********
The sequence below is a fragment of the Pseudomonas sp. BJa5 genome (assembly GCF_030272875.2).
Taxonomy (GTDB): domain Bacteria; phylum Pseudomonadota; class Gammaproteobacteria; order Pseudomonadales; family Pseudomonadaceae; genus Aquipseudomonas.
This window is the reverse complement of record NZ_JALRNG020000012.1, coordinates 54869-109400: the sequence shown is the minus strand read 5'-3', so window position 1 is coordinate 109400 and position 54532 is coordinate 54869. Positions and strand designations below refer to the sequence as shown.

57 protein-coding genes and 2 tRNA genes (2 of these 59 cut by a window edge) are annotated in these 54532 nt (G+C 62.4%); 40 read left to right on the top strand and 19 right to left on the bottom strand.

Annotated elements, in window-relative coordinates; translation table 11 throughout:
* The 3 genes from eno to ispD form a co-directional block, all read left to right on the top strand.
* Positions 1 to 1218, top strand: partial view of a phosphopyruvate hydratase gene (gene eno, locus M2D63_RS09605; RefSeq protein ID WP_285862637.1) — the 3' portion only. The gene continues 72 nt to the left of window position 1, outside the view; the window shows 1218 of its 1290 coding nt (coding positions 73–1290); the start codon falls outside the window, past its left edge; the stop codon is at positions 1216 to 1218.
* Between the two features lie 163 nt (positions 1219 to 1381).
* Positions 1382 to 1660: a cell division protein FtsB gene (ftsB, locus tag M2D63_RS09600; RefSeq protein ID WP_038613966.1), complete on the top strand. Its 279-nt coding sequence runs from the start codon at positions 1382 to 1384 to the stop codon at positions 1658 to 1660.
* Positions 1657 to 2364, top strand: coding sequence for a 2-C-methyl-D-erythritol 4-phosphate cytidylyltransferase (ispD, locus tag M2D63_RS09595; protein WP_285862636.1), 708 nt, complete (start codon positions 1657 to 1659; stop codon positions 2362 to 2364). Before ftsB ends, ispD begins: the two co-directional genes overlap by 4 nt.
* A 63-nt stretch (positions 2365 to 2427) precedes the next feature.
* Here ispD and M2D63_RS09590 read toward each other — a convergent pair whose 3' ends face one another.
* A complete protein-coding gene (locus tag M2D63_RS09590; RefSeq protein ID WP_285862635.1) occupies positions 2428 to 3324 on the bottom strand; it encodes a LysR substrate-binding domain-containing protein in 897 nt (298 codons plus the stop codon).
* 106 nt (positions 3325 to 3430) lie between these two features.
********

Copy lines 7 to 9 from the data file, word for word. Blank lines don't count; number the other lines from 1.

* Positions 1 to 1218, top strand: partial view of a phosphopyruvate hydratase gene (gene eno, locus M2D63_RS09605; RefSeq protein ID WP_285862637.1) — the 3' portion only. The gene continues 72 nt to the left of window position 1, outside the view; the window shows 1218 of its 1290 coding nt (coding positions 73–1290); the start codon falls outside the window, past its left edge; the stop codon is at positions 1216 to 1218.
* Between the two features lie 163 nt (positions 1219 to 1381).
* Positions 1382 to 1660: a cell division protein FtsB gene (ftsB, locus tag M2D63_RS09600; RefSeq protein ID WP_038613966.1), complete on the top strand. Its 279-nt coding sequence runs from the start codon at positions 1382 to 1384 to the stop codon at positions 1658 to 1660.